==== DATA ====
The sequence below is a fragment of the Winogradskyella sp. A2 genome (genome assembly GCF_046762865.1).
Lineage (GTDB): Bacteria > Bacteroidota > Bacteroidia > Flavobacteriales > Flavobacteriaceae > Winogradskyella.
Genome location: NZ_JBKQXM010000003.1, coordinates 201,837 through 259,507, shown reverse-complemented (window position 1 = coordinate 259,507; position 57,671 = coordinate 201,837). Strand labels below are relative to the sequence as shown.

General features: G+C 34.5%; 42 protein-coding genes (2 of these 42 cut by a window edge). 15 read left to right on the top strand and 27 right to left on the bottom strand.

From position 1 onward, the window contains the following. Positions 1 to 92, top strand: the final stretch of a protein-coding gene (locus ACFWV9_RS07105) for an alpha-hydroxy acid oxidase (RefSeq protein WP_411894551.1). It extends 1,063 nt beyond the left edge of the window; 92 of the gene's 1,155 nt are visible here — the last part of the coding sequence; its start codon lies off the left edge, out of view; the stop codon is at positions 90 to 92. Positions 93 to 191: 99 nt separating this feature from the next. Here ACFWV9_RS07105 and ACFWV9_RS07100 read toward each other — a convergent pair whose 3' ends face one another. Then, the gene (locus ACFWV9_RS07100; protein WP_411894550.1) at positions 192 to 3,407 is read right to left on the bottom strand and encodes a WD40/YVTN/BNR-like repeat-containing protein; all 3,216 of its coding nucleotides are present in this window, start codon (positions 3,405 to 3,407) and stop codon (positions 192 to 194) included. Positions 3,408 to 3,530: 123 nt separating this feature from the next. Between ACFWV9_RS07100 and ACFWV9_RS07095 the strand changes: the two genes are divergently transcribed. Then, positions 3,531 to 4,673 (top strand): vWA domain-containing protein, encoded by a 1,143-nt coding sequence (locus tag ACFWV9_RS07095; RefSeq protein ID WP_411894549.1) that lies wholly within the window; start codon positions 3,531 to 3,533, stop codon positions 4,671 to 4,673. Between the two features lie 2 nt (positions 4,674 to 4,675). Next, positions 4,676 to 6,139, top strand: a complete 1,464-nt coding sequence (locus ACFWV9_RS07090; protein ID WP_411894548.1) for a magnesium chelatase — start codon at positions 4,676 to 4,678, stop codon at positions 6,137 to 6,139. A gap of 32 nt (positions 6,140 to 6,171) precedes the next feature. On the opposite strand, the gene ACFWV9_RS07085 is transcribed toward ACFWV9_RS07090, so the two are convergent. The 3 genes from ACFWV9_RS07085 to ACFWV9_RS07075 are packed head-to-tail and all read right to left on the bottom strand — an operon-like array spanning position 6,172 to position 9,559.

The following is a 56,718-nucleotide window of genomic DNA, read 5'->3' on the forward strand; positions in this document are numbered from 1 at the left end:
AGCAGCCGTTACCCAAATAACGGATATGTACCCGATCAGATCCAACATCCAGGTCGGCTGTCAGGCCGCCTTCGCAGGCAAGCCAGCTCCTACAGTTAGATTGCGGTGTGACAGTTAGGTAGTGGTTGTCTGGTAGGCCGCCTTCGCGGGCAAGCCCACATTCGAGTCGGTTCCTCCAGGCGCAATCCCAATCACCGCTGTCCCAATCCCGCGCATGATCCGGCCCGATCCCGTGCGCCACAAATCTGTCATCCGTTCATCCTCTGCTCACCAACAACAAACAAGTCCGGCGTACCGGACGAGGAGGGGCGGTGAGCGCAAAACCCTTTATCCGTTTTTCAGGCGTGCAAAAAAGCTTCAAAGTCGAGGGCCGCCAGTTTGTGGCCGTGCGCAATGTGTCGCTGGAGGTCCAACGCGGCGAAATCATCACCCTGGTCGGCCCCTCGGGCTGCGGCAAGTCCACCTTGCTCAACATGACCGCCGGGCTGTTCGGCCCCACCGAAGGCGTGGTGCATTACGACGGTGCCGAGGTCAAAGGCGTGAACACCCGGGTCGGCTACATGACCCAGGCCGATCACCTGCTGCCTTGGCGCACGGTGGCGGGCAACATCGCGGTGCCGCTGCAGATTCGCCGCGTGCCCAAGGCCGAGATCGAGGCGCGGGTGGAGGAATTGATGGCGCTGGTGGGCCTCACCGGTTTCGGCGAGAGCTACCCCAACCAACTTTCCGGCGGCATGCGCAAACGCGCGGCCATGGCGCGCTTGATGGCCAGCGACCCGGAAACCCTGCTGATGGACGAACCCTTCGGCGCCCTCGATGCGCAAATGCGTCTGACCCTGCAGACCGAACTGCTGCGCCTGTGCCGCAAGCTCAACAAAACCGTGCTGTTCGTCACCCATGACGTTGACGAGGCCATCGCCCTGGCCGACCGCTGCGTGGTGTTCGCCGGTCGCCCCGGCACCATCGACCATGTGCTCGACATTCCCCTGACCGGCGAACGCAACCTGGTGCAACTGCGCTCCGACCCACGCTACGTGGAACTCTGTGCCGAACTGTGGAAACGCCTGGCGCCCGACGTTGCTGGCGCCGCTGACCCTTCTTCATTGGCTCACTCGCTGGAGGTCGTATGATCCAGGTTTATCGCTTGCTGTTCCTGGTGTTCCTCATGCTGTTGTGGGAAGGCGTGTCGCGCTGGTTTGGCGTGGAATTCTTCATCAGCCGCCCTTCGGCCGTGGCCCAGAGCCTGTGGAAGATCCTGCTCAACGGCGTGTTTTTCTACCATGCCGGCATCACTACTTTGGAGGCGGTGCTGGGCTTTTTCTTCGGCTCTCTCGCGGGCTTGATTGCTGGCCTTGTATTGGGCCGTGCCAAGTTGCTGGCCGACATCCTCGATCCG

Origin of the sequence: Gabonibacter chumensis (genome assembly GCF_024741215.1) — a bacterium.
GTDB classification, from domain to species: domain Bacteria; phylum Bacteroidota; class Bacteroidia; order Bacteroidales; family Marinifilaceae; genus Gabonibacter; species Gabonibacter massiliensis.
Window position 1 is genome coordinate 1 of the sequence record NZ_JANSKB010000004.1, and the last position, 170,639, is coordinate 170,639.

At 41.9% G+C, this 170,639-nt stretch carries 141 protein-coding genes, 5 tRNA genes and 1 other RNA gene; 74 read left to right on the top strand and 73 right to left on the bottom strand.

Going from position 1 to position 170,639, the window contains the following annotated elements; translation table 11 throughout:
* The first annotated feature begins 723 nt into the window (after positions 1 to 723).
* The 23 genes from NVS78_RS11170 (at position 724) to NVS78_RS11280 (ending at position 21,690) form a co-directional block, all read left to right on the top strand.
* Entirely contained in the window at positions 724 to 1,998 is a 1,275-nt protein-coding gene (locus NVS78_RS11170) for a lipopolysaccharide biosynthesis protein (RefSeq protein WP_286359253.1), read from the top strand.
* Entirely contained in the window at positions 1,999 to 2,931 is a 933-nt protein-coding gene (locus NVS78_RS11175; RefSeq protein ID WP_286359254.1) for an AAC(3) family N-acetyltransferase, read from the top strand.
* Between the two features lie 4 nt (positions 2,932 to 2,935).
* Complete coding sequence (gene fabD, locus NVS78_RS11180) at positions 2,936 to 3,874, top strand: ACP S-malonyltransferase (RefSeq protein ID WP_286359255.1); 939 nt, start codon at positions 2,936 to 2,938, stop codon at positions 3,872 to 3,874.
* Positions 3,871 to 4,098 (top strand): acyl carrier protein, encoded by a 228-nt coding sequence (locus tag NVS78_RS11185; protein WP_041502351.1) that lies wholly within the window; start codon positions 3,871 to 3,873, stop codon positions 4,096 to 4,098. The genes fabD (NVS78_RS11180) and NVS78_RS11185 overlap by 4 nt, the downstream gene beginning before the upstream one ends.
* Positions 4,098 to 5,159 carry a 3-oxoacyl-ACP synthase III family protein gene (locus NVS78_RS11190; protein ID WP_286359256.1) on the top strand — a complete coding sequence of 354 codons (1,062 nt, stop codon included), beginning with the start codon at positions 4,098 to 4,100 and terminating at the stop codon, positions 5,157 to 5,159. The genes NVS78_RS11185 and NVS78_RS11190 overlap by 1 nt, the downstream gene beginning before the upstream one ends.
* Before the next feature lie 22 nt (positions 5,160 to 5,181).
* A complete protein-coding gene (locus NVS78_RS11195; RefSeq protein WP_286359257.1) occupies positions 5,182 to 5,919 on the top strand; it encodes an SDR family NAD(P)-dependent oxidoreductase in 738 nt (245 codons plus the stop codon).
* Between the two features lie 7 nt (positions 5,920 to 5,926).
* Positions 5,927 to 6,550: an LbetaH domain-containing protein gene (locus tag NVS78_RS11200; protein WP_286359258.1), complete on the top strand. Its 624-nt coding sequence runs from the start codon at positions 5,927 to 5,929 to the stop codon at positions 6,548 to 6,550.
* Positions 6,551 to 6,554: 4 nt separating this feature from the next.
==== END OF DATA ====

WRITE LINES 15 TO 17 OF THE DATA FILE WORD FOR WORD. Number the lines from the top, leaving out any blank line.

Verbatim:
* Entirely contained in the window at positions 724 to 1,998 is a 1,275-nt protein-coding gene (locus NVS78_RS11170) for a lipopolysaccharide biosynthesis protein (RefSeq protein WP_286359253.1), read from the top strand.
* Entirely contained in the window at positions 1,999 to 2,931 is a 933-nt protein-coding gene (locus NVS78_RS11175; RefSeq protein ID WP_286359254.1) for an AAC(3) family N-acetyltransferase, read from the top strand.
* Between the two features lie 4 nt (positions 2,932 to 2,935).